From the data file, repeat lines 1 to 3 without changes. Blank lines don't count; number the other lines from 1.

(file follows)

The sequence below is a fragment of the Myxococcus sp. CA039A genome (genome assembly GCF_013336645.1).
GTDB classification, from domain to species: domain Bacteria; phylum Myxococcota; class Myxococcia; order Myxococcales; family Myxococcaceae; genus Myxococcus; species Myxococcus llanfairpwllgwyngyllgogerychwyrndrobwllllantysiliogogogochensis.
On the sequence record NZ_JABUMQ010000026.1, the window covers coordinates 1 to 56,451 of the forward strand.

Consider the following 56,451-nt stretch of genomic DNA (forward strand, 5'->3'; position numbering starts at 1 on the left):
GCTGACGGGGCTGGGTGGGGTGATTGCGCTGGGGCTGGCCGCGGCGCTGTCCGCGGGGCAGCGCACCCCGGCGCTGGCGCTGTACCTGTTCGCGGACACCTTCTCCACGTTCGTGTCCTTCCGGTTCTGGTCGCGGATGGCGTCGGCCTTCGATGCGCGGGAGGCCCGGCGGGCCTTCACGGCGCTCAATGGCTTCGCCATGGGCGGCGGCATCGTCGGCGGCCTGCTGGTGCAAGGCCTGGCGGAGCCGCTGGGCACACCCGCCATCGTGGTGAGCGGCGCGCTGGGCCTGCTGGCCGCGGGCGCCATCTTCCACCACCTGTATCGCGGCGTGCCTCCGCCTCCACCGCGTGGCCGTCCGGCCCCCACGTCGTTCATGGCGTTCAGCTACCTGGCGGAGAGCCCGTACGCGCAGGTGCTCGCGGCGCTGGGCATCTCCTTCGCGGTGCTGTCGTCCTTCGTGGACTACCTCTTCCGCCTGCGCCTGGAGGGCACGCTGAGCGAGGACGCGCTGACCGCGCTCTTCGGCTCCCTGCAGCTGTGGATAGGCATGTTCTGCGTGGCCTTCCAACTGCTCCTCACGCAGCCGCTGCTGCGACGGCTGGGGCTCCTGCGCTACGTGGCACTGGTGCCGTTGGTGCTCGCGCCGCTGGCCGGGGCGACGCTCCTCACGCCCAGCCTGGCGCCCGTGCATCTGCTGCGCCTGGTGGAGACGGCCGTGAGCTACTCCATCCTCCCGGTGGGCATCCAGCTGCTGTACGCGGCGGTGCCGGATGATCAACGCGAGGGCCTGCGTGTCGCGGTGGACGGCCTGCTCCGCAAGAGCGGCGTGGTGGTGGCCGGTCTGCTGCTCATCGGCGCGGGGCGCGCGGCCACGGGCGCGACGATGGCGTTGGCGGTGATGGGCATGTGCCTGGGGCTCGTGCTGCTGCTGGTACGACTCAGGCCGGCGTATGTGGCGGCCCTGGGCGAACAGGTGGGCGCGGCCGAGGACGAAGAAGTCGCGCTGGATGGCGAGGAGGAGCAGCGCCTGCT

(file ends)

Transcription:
The sequence below is a fragment of the Myxococcus sp. CA039A genome (genome assembly GCF_013336645.1).
GTDB classification, from domain to species: domain Bacteria; phylum Myxococcota; class Myxococcia; order Myxococcales; family Myxococcaceae; genus Myxococcus; species Myxococcus llanfairpwllgwyngyllgogerychwyrndrobwllllantysiliogogogochensis.
On the sequence record NZ_JABUMQ010000026.1, the window covers coordinates 1 to 56,451 of the forward strand.